It’s one of those statistical anomalies that always makes for some fun excavating of the record books. Going into Sunday night’s game at Green Bay, Calvin Johnson is riding a streak of five straight games with 125 or more yards receiving. Only one other pro receiver has ever pulled that off. One more buck-and-a-quarter performance, and Megatron will set a new National Football league record for consecutive 125-yard games.
One would think that with all the superlative receivers the NFL has showcased over the years, especially in the pitch-and-catch era of the last decade, somebody would have put together a similar streak. Some guy like Lance Alworth, Don Maynard, Jerry Rice, Randy Moss, Marvin Harrison, Terrell Owens, or Wes Welker. But then, one would be wrong.
No, the man Calvin Johnson currently shares the NFL record with is the Lions’ own Pat Studstill.
It’s the strangest thing. While the versatile Studstill enjoyed a solid career as a kick returner, punter, and receiver with the Lions, Rams, and Patriots between 1961 and 1972, he had only one truly great season. That was in 1966, when the willowy 28-year-old flanker ripped off his record-setting five-game stretch in the middle of another dismal season under head coach Harry Gilmer.
What makes Studstill’s feat even more remarkable is that, prior to the start of his streak, he had never enjoyed a single 100-yard game as a receiver, much less 125! Not one in his first 58 NFL games. And after 1966, he reached the century mark only one more time, though his career still had six full seasons to run.
What happened in 1966?
For starters, starting flanker Terry Barr had retired after the ’65 season, opening up room for Studstill to play regularly. Also, opposing defenses still regarded Gail Cogdill as the Lions’ most dangerous receiver; double-teaming the speedy end meant Studstill had more opportunities to get open. Finally, the lowly Lions often played catch-up, meaning more pass attempts from quarterbacks Milt Plum and Karl Sweetan.
Sweetan had started the season as a member of the semipro Pontiac Arrows. Studstill became his favorite target. “He would stand in that pocket and throw the ball,” Studstill remembered. “We just clicked, that’s all. We didn’t have a lot in common off the field. But on the field, I was his man in ‘66.”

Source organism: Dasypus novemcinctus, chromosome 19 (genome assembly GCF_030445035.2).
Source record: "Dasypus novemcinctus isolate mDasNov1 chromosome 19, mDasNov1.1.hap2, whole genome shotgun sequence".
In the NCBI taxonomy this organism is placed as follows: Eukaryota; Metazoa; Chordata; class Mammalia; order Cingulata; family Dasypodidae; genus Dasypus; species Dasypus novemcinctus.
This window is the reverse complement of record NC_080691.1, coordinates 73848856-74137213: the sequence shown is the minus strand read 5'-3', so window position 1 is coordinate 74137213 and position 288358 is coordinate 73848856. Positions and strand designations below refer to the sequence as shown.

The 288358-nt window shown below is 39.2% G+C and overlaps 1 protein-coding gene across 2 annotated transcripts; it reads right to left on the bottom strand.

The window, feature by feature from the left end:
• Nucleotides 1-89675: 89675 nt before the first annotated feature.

Studstill began his breakout season in ordinary style, nabbing three catches in each of the first three games. He warmed up in game four, a loss at Green Bay, snatching five passes for 89 yards. But beginning in game five, Studstill took off—literally. In a 14-7 home loss to Los Angeles on October 9, Studstill caught six balls for 142 yards. It was the beginning of a remarkable five-week performance that would earn him a berth in the Pro Bowl.
On October 16 at Baltimore, Studstill caught six passes for 141 yards and the Lions’ only two touchdowns in a 45-14 loss to the Colts. A week later at San Francisco, he nabbed four passes for 128 yards and another touchdown in a 27-24 loss to the 49ers. On October 30, Studstill racked up 164 yards on seven grabs during a 31-7 drubbing at the hands of the Packers at Tiger Stadium. The following Sunday, he had seven receptions for 125 yards in a 10-10 tie at Chicago.
The streak of 125-yard games came to an end on November 13. In a wild 32-31 win at Minnesota, Studstill hauled in a career-high nine passes, good for 116 yards. Although his production tailed off as defenses learned to key on him, Studstill wound up the year with 67 catches and a league-best (and new Lions record) 1,266 receiving yards. He might have led the league in receptions, too, but a knee injury caused Studstill to sit out most of the final game. Washington’s Charley Taylor caught eight passes on the last Sunday of the season to overhaul him in that category.
Studstill’s streak included a record reception. In the fourth quarter of their loss at Baltimore, the Lions had the ball on their own one-foot line. Sweetan asked Studstill, “Have you got enough speed to run it up on this back?”
“Hell, yes,” Studstill said. “I can run it up.”
“Sweetan hit me on a cross pattern, and I just ran over the middle,” Studstill recalled. “I caught it and ran about 60 yards for the TD. It totaled out at 99 yards. It’s been tied since then, and somebody set it before me. But it can never be broken. You can’t have a pass go longer than 99 yards.”